Steve Bishop wrote:
> I am doing some research into methodological naturalism. At the moment, I
> am attempting to identify reasons for its popularity.
> I wondered what reasons list members could identify for its adoption; either
> personally or in the literature.
1st, speaking of the "popularity" of methodological naturalism is an
understatement. The vast majority of working scientists use it in practice. To
test that claim one may try to find scientists who are content to explain a
puzzling result of an experiment or theoretical inconsistency by saying "God did
Of course some are committed to methodological naturalism because they
are committed to _metaphysical_ naturalism. If there is no God, gods &c then
methodological naturalism is the only game in town.
A rejection of methodological naturalism means that "Stop" signs are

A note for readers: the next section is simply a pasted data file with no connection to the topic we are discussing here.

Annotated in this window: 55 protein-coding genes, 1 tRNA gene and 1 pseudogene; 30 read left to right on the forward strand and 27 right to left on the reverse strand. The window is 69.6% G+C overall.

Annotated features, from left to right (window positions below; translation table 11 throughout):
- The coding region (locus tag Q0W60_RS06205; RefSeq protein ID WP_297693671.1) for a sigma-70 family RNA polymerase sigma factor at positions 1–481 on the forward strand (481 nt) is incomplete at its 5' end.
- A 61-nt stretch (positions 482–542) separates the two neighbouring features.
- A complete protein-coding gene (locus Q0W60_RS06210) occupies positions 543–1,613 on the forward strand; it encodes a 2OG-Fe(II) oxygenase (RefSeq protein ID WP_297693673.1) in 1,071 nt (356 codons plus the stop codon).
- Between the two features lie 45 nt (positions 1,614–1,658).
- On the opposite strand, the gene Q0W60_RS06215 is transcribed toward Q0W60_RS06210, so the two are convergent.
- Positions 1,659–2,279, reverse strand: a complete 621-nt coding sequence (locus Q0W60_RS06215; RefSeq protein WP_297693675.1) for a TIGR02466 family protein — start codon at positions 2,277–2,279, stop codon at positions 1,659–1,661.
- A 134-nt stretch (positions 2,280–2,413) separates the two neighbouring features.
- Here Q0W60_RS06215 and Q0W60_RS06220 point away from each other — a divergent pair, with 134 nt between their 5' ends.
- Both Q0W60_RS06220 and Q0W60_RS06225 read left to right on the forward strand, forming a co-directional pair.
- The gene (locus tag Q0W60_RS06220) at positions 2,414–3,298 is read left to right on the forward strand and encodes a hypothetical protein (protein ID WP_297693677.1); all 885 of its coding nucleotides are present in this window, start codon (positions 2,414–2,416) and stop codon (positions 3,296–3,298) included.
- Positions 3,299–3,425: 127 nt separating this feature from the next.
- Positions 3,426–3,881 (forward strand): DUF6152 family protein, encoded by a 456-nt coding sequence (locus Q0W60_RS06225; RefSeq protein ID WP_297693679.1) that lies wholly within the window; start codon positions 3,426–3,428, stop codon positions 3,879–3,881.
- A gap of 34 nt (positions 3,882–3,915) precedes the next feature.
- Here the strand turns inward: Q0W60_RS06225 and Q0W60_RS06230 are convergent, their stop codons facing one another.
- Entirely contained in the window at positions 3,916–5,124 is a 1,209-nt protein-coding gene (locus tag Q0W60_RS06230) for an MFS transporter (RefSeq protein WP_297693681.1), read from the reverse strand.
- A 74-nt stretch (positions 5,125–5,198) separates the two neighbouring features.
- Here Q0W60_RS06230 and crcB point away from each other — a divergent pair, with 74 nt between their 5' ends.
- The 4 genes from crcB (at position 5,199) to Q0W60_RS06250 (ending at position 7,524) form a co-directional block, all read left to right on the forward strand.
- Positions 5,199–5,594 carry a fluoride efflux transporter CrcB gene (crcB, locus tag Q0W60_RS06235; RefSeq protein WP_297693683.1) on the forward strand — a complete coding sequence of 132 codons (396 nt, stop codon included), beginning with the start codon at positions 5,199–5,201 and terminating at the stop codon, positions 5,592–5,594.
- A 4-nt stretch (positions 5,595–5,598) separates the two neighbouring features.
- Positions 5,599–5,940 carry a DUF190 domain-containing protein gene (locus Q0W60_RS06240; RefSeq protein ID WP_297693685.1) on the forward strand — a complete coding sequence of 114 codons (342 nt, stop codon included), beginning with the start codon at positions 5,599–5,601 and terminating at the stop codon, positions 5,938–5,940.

erected to block scientific research at certain points. Even scientists who
believe that God is active in the world are generally uncomfortable with that.
Personally I would argue that there are strong theological reasons,
based on the character of God as revealed in Christ, for accepting
methodological naturalism. I set out this argument in an article "Chiasmic
Cosmology and Creation's Functional Integrity" in _Perspectives on Science and
Christian Faith_ 53.1, March 2001, 7-13.
Finally, I don't think it's very profitable to argue about the _name_
It isn't ideal but it is reasonably accurate, especially when the contrast with
metaphysical or ontological naturalism is emphasized. & like it or not, we're
stuck with it - like "Big Bang".
George L. Murphy
"The Science-Theology Interface"
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